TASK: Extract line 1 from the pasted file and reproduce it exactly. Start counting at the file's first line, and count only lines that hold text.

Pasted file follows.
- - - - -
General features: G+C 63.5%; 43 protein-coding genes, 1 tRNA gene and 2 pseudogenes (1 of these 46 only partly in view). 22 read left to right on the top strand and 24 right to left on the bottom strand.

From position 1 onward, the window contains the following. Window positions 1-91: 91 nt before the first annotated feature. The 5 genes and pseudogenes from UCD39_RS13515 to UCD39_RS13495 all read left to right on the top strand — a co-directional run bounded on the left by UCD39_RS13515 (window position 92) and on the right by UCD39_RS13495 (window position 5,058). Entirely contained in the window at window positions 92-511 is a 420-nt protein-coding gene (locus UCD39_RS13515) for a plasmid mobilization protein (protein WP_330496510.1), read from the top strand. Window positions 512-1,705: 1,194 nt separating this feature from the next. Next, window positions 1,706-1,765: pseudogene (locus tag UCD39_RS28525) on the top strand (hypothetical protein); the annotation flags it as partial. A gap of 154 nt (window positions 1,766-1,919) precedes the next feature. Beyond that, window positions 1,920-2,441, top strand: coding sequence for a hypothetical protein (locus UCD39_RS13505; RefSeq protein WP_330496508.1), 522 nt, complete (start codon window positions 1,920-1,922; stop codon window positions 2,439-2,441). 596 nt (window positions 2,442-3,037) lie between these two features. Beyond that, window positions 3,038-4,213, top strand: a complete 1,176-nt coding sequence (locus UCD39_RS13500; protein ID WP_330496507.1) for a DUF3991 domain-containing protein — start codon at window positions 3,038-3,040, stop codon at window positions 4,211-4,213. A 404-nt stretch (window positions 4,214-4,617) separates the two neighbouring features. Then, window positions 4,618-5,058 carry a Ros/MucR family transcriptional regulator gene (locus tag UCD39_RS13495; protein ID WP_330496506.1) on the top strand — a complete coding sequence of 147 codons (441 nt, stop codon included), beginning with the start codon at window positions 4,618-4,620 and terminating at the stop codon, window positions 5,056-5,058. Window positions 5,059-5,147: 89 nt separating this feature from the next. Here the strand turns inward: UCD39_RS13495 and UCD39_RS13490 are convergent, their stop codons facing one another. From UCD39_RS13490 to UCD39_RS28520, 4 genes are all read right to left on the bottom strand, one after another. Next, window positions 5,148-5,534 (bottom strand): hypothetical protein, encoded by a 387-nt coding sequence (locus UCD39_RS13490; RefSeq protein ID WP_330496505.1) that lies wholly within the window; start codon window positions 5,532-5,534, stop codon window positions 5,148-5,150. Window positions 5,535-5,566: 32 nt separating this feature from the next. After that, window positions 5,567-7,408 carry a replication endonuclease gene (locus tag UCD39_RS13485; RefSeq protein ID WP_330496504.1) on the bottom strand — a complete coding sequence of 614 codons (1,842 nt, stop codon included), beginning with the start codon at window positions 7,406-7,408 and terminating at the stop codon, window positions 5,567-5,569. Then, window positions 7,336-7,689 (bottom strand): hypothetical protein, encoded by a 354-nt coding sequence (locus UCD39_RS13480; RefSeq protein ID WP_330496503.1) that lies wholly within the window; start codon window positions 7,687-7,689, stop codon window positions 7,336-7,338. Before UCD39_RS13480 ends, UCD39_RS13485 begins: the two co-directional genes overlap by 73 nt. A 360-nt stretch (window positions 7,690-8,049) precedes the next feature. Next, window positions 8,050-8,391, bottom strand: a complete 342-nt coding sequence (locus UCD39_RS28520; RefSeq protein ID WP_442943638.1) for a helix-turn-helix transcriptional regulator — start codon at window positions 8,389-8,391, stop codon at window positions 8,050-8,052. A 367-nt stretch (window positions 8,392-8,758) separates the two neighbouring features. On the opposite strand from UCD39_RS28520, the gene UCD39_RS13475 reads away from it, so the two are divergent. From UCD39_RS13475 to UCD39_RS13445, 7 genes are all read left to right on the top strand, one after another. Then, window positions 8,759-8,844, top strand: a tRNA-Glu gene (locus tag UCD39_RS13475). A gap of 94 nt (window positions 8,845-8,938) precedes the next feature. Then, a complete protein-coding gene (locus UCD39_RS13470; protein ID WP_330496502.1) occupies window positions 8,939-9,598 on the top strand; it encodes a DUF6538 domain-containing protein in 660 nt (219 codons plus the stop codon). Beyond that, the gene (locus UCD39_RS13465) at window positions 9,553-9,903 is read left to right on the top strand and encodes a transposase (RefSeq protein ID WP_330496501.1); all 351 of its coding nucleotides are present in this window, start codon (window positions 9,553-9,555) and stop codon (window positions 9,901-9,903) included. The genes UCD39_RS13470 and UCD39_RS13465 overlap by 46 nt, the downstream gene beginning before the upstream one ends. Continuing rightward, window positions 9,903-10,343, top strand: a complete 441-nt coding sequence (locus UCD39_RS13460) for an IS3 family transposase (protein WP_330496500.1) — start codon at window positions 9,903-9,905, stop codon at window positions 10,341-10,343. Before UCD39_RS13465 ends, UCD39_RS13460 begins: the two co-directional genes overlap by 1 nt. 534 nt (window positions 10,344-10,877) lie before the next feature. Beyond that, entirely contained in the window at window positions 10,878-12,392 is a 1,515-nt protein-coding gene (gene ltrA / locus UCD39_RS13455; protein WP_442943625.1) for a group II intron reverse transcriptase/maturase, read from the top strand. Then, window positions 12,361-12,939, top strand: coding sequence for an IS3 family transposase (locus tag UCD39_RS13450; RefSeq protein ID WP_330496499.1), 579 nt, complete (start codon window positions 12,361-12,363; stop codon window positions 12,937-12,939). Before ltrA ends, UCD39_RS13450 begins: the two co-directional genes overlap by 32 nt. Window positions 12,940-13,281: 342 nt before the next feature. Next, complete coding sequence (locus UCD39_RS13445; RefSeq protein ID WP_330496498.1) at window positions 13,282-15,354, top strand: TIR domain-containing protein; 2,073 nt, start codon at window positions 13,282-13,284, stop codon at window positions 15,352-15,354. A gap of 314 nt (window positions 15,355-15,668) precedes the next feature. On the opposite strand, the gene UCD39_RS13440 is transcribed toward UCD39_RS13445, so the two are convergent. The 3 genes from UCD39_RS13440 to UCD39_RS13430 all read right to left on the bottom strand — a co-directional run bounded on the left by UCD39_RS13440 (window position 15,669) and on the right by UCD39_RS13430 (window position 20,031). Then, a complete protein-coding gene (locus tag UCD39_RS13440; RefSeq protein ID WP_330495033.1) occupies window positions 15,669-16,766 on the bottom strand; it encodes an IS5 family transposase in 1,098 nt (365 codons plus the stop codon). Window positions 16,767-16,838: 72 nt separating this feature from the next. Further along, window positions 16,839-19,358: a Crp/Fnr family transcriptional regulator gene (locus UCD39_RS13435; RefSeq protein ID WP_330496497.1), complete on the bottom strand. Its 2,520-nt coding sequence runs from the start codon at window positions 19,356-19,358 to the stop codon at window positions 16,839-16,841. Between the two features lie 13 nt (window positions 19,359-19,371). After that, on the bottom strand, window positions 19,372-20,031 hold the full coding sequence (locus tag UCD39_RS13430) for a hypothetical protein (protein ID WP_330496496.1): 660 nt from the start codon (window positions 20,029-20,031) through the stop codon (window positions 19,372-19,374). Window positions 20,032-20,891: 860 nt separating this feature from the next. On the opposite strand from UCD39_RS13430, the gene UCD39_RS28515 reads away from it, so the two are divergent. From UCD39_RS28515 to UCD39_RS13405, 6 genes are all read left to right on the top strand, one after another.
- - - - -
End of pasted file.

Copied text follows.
General features: G+C 63.5%; 43 protein-coding genes, 1 tRNA gene and 2 pseudogenes (1 of these 46 only partly in view). 22 read left to right on the top strand and 24 right to left on the bottom strand.